Unit 3 – Intro to Assistive Tech

Now that we had covered the basics of engineering, working as a team, and programming, it was time to get to the heart of the class.  Making something that will actually help someone they meet is the driving force for all of the students in my class.  Most have an interest in electronics and making things, but all want to help someone in a tangible way.  Making something for someone they meet, and knowing that that person will use and benefit from their hard work is what keeps my students going on their projects.  Most would have either not signed up for the class or would quit once it gets tough.  I know this from experience with my students and because they have literally told me “if it wasn’t going to let him/her down I would have quit”.

Poster for the class

Before starting the class I put up posters advertising it around school and tried to talk to every student in my school about the class (we’re pretty small).

After four weeks of making things and programming, my students were getting antsy to start their project and meet the person they would invent something for.  Teens don’t always give themselves enough credit when they really deserve it so I try to remind them that what they’re doing is a big deal.  To do this I made this unit short, but full of discussion and reflection.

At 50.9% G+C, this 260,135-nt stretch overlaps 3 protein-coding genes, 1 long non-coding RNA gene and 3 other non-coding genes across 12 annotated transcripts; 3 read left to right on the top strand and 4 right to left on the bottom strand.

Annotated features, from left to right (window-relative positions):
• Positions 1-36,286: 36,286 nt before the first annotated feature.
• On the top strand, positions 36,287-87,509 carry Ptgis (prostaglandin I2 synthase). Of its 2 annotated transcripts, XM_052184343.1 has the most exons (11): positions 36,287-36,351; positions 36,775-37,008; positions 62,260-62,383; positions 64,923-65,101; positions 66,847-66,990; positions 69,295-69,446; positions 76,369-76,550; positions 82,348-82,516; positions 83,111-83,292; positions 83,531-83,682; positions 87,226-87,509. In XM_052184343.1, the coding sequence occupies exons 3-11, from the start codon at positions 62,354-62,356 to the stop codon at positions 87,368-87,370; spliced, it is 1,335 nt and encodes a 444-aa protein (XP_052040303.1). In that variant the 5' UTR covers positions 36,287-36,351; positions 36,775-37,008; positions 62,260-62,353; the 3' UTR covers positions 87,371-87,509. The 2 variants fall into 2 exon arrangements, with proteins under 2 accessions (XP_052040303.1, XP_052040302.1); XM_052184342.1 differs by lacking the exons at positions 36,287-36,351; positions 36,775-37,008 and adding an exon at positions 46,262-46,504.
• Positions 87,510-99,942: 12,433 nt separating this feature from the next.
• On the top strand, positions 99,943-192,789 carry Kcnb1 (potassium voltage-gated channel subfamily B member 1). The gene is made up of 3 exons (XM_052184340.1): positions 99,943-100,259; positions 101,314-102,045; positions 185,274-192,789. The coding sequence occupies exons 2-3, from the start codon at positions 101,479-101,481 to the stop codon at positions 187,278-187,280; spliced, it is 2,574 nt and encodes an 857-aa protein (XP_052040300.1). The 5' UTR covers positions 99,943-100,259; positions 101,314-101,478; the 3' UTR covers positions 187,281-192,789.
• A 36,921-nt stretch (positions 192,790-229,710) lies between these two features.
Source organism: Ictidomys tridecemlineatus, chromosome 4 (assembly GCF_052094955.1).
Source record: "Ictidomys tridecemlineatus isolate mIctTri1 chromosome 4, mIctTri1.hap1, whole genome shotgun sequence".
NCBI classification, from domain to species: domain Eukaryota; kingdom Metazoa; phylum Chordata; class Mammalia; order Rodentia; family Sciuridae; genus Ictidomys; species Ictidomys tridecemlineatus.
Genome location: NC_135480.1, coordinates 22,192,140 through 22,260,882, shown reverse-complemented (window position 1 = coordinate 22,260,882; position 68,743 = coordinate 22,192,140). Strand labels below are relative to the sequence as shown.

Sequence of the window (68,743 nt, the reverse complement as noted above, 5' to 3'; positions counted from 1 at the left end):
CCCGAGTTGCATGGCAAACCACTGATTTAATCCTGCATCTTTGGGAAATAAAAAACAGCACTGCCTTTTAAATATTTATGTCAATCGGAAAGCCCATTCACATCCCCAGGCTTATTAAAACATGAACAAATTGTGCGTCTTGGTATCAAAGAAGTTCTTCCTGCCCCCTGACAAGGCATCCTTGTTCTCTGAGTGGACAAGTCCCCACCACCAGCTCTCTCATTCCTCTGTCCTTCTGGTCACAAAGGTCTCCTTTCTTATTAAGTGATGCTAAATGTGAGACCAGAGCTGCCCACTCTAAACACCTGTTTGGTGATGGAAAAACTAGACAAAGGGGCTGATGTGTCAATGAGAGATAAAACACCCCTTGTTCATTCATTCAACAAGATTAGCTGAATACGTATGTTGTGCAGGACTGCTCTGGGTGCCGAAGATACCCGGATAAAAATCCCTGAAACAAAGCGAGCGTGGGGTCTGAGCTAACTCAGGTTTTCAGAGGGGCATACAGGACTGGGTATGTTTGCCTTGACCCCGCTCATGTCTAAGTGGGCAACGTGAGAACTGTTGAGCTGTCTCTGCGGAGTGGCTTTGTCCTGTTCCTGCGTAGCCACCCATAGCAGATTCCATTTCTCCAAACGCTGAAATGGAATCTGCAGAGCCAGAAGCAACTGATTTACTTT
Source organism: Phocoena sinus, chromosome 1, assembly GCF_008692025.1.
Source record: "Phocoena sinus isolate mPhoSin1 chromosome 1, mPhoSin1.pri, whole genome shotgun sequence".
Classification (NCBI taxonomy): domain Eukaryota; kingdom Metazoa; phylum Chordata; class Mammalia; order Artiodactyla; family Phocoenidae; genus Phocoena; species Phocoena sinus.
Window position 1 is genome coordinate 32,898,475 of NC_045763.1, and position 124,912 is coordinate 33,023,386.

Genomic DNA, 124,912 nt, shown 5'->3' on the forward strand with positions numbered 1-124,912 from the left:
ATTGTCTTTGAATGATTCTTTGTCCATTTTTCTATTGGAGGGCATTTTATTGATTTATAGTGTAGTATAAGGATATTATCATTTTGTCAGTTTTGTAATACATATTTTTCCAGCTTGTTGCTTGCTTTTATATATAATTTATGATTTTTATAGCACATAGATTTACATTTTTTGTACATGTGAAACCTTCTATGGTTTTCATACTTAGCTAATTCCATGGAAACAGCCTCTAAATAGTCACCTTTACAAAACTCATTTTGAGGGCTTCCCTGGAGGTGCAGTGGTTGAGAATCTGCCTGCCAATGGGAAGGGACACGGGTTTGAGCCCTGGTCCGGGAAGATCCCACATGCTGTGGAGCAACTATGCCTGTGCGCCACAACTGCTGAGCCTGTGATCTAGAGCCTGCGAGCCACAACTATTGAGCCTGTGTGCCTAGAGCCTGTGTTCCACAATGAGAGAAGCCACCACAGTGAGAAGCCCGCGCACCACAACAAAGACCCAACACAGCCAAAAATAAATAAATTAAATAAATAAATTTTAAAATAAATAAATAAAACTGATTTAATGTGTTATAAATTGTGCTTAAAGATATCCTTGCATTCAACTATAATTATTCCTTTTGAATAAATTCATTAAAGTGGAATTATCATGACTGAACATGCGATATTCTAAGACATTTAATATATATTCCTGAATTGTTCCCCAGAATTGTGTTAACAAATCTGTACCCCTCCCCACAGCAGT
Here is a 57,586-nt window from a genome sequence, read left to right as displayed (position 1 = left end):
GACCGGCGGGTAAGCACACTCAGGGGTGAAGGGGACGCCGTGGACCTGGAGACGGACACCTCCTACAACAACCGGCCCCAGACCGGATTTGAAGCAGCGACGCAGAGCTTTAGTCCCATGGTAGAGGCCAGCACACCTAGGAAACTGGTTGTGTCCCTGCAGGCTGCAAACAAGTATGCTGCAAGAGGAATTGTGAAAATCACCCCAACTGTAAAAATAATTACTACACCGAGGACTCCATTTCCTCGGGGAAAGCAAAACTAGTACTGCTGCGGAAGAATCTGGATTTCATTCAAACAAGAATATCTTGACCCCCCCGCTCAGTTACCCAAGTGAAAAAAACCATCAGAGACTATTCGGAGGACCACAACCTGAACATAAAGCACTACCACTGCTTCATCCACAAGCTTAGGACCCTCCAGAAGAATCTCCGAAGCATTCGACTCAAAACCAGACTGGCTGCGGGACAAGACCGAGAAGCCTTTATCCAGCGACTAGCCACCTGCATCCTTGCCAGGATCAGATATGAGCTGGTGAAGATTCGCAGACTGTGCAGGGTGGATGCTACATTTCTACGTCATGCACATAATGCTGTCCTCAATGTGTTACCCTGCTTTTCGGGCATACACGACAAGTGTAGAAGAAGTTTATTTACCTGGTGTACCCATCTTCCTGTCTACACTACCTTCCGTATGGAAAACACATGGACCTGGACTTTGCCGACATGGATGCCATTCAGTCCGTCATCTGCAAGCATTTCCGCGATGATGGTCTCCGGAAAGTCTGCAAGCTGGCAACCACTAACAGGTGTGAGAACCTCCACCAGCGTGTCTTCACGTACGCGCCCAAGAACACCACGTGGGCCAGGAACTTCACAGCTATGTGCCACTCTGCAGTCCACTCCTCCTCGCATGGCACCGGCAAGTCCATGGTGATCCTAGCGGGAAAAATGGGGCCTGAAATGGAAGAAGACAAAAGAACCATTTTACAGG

My presentations are a mix of discussions, Q&A, videos, writing assignments, and short activities.  That’s not always apparent from the slides themselves, but here they are.


Half of my class has or has a family member with a disability.  This brings good insight to the class but most have not had much interaction a severely disabled person.  It’s important for my students to feel comfortable enough to ask questions during our first meeting with the partnering program’s staff and students.  The next presentation/lesson was about what it’s like to have a disability and that the same people also have strengths that often get overlooked.  This was by far the most emotional lesson I’ve ever planned.  My four year old daughter has cerebal palsy and many of my worries about her came up over and over in the videos.

Gillette Children’s Hospital (who have done great things for my daughter) has a wonderful campaign called “Cure Pity“.  It’s hard not to shed a tear and smile while watching the Cure Pity videos so they started off the presentation.  After some discussions and reflections we watched a TED talk by Temple Grandin and then the wonderful documentary “Freedom Machines”.  Here is a worksheet I handed out and a collection of inspirational stories/videos I found.


Leave a Reply

Your email address will not be published. Required fields are marked *